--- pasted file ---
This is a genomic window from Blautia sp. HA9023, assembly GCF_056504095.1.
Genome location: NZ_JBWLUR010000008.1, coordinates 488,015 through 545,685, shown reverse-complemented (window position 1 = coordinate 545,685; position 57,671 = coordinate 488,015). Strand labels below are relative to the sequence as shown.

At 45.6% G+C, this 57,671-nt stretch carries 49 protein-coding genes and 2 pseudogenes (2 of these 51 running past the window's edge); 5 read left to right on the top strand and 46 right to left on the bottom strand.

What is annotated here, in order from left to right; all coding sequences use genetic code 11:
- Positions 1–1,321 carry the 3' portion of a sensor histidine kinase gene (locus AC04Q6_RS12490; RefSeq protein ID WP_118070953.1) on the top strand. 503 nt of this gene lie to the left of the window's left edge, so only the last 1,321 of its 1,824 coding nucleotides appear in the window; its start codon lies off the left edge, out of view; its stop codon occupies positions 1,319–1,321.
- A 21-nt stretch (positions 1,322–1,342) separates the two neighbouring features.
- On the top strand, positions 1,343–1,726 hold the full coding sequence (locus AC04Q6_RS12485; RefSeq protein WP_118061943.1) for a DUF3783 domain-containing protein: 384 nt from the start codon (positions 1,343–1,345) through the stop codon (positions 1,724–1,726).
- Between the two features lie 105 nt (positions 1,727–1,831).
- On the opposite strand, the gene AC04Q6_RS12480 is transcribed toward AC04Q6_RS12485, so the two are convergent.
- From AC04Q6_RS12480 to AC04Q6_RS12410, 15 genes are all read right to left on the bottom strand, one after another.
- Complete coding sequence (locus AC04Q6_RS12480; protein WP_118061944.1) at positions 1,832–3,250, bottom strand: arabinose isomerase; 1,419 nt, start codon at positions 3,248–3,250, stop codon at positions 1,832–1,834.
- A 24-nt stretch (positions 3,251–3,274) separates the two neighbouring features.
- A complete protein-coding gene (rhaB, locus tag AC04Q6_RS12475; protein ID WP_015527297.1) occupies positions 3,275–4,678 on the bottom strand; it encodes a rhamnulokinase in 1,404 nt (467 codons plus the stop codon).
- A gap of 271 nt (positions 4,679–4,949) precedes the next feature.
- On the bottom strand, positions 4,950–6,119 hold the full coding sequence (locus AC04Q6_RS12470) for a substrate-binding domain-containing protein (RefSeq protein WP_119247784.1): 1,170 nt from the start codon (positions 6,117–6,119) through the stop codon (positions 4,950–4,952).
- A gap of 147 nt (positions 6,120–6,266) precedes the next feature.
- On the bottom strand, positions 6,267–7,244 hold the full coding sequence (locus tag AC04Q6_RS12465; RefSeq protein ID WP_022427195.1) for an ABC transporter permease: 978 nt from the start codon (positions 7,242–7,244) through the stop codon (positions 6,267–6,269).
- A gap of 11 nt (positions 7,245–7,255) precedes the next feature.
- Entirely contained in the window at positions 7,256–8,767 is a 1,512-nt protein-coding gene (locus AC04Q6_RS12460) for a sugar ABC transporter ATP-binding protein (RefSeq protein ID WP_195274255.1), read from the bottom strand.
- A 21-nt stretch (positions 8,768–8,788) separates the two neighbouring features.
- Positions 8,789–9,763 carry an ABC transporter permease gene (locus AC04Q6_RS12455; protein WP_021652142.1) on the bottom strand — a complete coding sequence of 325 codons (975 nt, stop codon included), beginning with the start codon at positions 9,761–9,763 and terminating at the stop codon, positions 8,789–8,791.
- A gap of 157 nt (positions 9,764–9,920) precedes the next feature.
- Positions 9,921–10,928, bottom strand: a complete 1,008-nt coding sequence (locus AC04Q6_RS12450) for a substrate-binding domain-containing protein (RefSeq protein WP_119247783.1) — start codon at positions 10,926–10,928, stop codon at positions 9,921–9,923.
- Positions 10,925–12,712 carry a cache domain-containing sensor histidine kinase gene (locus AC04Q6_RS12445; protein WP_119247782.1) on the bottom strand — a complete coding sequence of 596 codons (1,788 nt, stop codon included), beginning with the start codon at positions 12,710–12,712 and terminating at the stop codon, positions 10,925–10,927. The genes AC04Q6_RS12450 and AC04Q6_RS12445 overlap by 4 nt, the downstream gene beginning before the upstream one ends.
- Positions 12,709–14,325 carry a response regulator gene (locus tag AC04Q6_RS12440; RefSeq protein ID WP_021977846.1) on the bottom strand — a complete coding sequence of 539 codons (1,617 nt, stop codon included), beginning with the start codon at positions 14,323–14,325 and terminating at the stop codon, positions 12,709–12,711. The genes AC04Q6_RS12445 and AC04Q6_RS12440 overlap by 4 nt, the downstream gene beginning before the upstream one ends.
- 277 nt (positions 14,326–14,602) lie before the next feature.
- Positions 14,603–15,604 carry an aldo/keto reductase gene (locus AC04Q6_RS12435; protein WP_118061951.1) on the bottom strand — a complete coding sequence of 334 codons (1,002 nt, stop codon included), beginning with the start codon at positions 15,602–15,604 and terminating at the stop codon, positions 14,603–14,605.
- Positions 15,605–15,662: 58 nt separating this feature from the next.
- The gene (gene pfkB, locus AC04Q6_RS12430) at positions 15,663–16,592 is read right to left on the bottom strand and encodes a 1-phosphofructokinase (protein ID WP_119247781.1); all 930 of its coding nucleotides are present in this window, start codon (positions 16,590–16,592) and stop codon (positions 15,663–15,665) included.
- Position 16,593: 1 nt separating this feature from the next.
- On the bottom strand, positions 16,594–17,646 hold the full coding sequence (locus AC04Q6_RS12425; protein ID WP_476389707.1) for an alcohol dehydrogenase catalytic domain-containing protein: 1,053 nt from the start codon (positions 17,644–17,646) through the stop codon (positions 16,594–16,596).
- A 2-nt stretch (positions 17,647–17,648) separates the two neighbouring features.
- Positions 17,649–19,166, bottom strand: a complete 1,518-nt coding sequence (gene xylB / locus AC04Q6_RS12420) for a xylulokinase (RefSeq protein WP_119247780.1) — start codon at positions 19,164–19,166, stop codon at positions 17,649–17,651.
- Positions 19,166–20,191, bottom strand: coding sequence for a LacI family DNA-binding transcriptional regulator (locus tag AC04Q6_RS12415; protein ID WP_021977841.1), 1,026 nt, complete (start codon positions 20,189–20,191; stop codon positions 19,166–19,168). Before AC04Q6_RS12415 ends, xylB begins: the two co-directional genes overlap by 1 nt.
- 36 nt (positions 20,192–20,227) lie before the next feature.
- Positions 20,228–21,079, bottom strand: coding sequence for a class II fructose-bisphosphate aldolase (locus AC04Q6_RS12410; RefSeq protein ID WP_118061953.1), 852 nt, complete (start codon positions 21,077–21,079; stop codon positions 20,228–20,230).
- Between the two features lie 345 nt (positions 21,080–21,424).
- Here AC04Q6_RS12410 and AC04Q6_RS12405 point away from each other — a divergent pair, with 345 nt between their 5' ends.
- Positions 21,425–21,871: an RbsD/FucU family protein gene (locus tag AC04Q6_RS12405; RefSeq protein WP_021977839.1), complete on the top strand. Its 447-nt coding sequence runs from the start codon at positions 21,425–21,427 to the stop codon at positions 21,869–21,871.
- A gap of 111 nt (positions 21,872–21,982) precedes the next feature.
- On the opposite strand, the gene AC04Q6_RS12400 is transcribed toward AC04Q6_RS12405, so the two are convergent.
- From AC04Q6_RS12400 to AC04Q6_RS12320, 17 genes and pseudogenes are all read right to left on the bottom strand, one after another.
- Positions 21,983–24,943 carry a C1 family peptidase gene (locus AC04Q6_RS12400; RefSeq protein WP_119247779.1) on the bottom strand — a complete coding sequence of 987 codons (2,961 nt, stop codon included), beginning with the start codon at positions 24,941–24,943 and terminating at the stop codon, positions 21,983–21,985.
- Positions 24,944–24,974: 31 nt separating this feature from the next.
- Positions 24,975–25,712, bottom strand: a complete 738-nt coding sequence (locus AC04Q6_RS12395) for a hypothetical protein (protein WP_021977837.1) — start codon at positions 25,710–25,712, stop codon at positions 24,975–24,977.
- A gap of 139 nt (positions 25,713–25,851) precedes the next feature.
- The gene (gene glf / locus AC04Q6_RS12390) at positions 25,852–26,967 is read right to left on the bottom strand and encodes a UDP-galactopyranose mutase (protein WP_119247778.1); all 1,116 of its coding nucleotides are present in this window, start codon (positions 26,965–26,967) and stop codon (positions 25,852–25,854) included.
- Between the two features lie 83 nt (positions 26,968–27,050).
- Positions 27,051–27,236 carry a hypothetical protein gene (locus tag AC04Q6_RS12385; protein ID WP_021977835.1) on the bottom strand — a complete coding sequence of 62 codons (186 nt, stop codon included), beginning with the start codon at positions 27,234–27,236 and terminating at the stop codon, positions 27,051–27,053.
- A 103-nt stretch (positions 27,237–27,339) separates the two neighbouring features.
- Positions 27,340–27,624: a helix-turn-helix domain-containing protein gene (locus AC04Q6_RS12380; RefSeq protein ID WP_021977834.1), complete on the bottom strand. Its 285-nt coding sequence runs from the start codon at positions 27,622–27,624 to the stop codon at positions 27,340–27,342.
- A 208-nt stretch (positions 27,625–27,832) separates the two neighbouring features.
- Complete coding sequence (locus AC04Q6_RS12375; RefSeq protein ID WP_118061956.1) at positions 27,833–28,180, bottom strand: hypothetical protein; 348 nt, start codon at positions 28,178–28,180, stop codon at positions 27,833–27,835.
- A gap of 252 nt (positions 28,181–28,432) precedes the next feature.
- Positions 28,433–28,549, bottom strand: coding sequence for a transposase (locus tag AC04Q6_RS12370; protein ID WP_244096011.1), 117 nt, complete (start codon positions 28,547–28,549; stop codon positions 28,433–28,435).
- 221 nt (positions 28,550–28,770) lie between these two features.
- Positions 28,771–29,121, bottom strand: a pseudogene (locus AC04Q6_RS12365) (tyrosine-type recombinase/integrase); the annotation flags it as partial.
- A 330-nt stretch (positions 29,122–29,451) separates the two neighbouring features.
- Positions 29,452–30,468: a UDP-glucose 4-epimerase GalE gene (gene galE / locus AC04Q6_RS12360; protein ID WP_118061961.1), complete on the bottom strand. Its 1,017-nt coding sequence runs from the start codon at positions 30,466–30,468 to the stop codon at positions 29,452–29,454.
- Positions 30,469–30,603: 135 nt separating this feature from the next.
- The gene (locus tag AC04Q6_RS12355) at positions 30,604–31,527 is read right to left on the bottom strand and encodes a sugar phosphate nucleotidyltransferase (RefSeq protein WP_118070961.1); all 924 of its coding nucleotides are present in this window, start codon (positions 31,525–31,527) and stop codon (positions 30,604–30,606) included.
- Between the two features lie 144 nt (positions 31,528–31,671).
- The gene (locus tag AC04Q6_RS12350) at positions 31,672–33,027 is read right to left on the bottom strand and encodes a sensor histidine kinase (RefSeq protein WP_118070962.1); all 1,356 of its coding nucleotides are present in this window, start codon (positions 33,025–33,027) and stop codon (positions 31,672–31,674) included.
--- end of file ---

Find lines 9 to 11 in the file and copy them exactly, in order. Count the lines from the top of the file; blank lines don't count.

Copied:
- On the opposite strand, the gene AC04Q6_RS12480 is transcribed toward AC04Q6_RS12485, so the two are convergent.
- From AC04Q6_RS12480 to AC04Q6_RS12410, 15 genes are all read right to left on the bottom strand, one after another.
- Complete coding sequence (locus AC04Q6_RS12480; protein WP_118061944.1) at positions 1,832–3,250, bottom strand: arabinose isomerase; 1,419 nt, start codon at positions 3,248–3,250, stop codon at positions 1,832–1,834.